What Does Hypnagogia Feel Like for You?
Hypnogogia is the term for that phase between sleep and wakefulness. The word derives from the Greek ‘hypnos’ for sleep and ‘agogos’ meaning leading.
Have you ever wondered if other people experience the same sensations that you do as you fall asleep? We all know about the sudden jerks that can happen, when limbs twitch completely outside our control. And then there is that extraordinary sensation of falling even though you know you are safely tucked up in bed and completely safe.
It is not those physical aspects I want to concentrate on, but the more mystical state; that dreamy phase when reality is not quite within your reach and your mind drifts into imaginary worlds.
It might start with some purple or green blobs with vague outlines that you visualize behind your closed eyelids. These are called phosphenes. This optical phenomenon occurs without any light rays triggering the retina and originates from the visual network. It is thought to be due to random electrical discharges from cells within the eye. When these are like flashes of light they may be termed ‘seeing stars’. Pressure on the eye or a long period in a dark environment can also produce the same effect.
There is a known phenomenon called the Tetris effect. The term was coined by journalist Jeffrey Goldsmith in his Wired magazine article “This Is Your Brain on Tetris” in 1994.
When someone has been doing something repetitive before falling asleep, they may experience visual or auditory stimuli relating to their experience. An example of this would be a rolling sensation after having been on a boat, game players may continue to see the features of the game in full colour, hikers may feel gravel beneath their feet or the cold of snow against their skin. Perhaps this is simply part of depositing memories into the brain, a process which we are not usually aware is happening.
We have all experienced that feeling of being rudely awakened just as we are falling to sleep by a sudden sound like a thump, a door bell ringing or a voice speaking. We get up and check and find nothing, because guess what, it was entirely within our own heads. Sometimes the experience develops into a drama where we appear to see someone at the foot of the bed, or feel hands upon us. These more frightening occurrences can be interpreted by some as spiritual psychic events and offer proof of ghostly beings, but it is more likely they are simply other manifestations of hypnagogia.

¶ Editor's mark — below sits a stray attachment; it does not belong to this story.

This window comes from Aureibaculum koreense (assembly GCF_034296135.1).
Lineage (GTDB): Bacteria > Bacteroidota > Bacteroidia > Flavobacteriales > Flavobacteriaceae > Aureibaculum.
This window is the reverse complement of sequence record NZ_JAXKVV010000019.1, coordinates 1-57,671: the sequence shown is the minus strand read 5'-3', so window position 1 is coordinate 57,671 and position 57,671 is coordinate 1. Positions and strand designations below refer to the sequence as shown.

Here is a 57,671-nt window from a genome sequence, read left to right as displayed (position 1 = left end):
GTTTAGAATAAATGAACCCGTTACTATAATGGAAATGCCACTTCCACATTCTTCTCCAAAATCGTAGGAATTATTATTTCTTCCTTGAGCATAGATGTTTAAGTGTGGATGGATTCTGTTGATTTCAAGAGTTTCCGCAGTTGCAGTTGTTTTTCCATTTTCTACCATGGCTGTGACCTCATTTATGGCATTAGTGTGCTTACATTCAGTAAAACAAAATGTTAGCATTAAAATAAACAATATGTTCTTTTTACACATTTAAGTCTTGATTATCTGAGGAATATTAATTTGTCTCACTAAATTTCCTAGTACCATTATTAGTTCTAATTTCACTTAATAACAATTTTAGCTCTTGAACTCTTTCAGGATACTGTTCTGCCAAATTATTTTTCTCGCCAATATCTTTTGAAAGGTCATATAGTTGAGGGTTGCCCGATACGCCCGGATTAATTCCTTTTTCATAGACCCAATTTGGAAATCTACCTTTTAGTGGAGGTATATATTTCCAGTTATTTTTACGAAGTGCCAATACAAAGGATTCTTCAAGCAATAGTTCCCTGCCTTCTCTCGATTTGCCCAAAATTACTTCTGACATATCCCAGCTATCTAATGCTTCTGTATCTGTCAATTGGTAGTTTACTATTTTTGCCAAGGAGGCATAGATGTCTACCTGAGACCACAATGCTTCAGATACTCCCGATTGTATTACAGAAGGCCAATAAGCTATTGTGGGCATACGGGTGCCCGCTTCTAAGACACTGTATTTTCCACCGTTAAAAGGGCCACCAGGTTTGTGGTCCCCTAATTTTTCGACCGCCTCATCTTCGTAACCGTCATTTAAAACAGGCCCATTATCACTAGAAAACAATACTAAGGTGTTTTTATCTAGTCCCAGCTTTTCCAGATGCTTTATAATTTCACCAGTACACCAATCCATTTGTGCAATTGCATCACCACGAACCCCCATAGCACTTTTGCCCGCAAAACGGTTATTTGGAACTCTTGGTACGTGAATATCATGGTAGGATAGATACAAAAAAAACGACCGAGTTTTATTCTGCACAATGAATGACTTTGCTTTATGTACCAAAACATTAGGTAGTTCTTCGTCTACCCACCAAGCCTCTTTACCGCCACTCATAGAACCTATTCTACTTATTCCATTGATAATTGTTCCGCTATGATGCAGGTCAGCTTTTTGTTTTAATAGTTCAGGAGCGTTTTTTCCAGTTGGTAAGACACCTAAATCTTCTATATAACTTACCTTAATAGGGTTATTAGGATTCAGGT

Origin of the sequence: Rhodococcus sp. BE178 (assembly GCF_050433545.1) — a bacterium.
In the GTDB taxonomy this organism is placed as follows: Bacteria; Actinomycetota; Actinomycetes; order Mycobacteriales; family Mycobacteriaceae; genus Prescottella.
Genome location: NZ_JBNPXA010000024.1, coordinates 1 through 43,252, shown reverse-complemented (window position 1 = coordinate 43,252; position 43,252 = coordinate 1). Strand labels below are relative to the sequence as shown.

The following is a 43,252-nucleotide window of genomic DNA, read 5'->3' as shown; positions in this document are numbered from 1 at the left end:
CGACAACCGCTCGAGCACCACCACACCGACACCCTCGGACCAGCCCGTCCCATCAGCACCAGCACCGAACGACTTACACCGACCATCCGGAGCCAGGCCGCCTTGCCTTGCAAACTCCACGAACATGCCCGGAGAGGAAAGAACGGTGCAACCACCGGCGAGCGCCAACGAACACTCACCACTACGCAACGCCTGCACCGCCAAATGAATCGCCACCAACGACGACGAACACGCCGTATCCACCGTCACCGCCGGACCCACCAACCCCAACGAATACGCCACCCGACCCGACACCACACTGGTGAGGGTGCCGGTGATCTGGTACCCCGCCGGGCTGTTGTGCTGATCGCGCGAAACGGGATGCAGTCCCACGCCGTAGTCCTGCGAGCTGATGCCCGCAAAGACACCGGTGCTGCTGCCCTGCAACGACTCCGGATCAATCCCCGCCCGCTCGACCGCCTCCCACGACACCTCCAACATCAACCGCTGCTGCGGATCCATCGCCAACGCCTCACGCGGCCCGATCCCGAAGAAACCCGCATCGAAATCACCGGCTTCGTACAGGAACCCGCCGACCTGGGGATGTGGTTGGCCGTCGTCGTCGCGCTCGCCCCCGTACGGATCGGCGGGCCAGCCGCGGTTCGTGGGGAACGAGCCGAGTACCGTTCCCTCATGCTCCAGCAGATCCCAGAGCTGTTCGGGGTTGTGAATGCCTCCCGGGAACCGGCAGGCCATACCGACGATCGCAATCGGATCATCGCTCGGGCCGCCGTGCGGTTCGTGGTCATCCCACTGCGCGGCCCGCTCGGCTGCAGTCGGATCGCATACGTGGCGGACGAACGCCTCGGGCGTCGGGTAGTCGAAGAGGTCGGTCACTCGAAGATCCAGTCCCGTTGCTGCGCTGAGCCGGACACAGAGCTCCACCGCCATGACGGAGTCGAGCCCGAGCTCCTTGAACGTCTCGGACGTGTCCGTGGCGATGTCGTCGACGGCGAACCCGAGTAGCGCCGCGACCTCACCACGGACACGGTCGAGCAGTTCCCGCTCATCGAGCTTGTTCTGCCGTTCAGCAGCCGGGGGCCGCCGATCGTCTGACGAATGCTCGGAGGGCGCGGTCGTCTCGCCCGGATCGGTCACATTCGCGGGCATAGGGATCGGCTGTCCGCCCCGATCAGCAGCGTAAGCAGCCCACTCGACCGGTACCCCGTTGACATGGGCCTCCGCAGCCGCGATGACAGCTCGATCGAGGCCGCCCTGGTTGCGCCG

Some people have worried that they are going mad when they suffer hallucinatory effects. Sometimes these are combined with sleep paralysis which is a terrifying combination. That man at the end of the bed is approaching and no matter how much you try, you cannot get your body to move or your eyes to open.
Another uncomfortable effect that can occur is the sensation of having bugs crawl all over your body.
It is more usual, thankfully, to have pleasant sensations. Brightly coloured hallucinatory experiences , feelings of warmth and incredible security, musical sounds, calming voices.
As a child, I had an experience which remains with me today. I may have been unwell with a fever, or it may have been a simple hypnagogic sensation. I heard a low pitched woman’s voice speaking to me urgently as a white swan menacingly swam towards me and I couldn’t get away. It terrified me at the time. Sometimes I hear that voice again, typically as I am falling asleep.
There is a whole industry hoping to part you from your money and get you to buy their books, dvds and courses on ‘lucid dreams’. The idea is to tap into this intermediate state between wakefulness and sleep and develop the ability to extend the hallucinatory experience and by so doing, find out more about your inner self. For the creative mind, this may be a potentially fruitful search, but only if the visual stimuli are positive in nature. Legal highs without the cost or side effects of drugs. What’s not to like!
Some have described what they feel as out of body experiences, very similar to those that have been described by patients who were resuscitated from a near death situation. They look down on their physical body and can see people around them or a brightly lit tunnel and a calming being beckoning to them.
I knew a man once who told me that he had become addicted to the sensations he experienced just as he was falling to sleep. In order to experience this as much as possible, he set his alarm clock to go off several times during the night so that he would wake and allow himself to fall asleep again.
Because almost everyone at some time experiences hypnagogic phenomena, it is not classed as a disorder, but rather a variant of normality. Apparently it is more common in teens and young adults.
Where do these visual effects originate? Do we acquire visual sets like packs of cards which flip over in our brains? Do we unwittingly personalize things we have read or seen in film? Or are they truly generated in our own minds?
Even though there are now many sleep clinics and highly qualified physicians who investigate problem sleep disorders, there are still huge gaps in our understanding of these common issues.
Care must be taken to distinguish normal processes from epilepsy or narcolepsy which may present with similar symptoms. Mental illness and states of high anxiety may also exaggerate hypnagogic events. If you have any concern that what you are experiencing may be caused by illness, please seek medical advice, but there is no need to medicalize the normal variants.
How has hypnagogia affected you? Has it been a pleasant experience? Has it stimulated your creativity? Have you been afraid to talk about it in case people think you are going mad?